More than 500 students took part representing seven high schools, including Aiea, Farrington, Kahuku, Kapolei, Moanalua, Nanakuli and Waipahu. This year welcomed first-time competitors from Aiea, Kapolei and Nanakuli High Schools, making this year¹s competition bigger and better than ever.

The competition also included two special exhibition performances by United Samoa Organization (USO) and the winners from the 2005-2006 Samoan Idol.

Along with the World Fireknife Dance Competition, the Samoan Arts Festival is a premier event of the Samoa Festival, which concludes tonight.

It was a packed house in the PCC¹s Pacific Theater with the audience cheering wildly throughout the competition. “Each year the students get even better at the cultural games,” said Ellen Gay Dela Rosa, senior manager for Hawaii sales and promotions at the PCC. “They showed great creativity in their costumes, dances, music and speeches, and were enjoyable and entertaining to watch.”

The high school students worked together as teams in exciting cultural competitions that tested their expertise at traditional Samoan skills like coconut husking, basket weaving, and banana peeling. They also demonstrated their Samoan oratorical talents, musicianship, and mastery of traditional dances. Kahuku High School was judged the overall winner based on its cumulative performance in all the competitions.

One of the festival¹s highlights was an exhibition performance by the United Samoan Organization of Hawaii. Led by Tui Pule, a judge for the Samoan Arts Festival, the group showcased its dance skills and love of the Samoan culture. It also sponsored the first place prize of $300 for the Taupo (princess dance).

Other sponsors for the Samoa Arts Festival included Coca-Cola, Electric Pencil, Hawaiian Airlines, United Samoan Organization of Hawaii (USO) and Turtle Bay Resort.

The high school awards included cash prizes and trophies for the various tasks and dances.


2006 We Are Samoa Festival

Another showcase event of the week is the High School Samoan Cultural High School Arts Festival starting at 9:30 a.m. on Saturday, May 20.  Polynesian students from Hawai‘i high schools and colleges will demonstrate their Samoan cultural knowledge and skills in friendly competitions like basket weaving, coconut husking, banana peeling, fire making, singing, dancing, and oratory talents, all with the beautiful backdrop of the Polynesian Cultural Center’s Pacific Theater.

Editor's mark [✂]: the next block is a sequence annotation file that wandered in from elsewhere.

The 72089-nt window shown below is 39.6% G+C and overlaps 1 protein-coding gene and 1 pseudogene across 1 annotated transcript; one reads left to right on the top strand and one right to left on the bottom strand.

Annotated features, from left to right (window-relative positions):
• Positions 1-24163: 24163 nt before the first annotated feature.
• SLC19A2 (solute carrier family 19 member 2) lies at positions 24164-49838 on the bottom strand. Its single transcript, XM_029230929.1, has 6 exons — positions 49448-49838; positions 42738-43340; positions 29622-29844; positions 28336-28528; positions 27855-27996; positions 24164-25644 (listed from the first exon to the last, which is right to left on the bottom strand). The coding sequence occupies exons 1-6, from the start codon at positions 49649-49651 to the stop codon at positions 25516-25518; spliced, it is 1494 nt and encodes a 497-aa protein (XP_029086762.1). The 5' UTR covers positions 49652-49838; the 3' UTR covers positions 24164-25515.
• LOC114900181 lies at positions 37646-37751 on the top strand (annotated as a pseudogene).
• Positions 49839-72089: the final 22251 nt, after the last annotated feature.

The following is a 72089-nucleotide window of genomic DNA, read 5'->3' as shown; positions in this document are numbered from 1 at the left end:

“The Samoan Cultural High School Arts Festival is a wonderful opportunity for young people to perpetuate the beautiful culture and heritage of Samoa,” said Dela Rosa. “It’s exciting to see the students get so involved in sharing their culture.”

Kama‘aina admission to the events in the Hale Ohana is $8.00 for everyone, with special upgrades available for those wishing to stay and enjoy the Ha: Breath of Life night show. Visitors can purchase tickets starting at just $40. For those interested in getting up close to see the winner crowned, you must purchase a ticket to the PCC’s Horizon night show as the finals are held during the intermission. Admission to the show is $40.00 for adults and $30.00 for children. Annual Pass holders get in free with a reservation, which are highly recommended for everyone interested in attending because the event sells out quickly.

For more information or to make reservations call the Polynesian Cultural Center ticket office at (800) 367-7060 or visit the PCC web site at http://www.Polynesia.com. In Hawai‘i, call (808) 293-3333.


2005 Festival Participants

OVERALL WINNERS
(Based on Total Number of Points Earned)
1. Kahuku High School
2. Farrington High School
3. Waipahu High School
4. Moanalua High School

CULTURAL GAMES
Basket Weaving
Men: – 1. Farrington, 2. Kahuku
Women: – No finishers.

Banana Peeling
Men: – 1. Waipahu, 2. Kahuku, 3. Farrington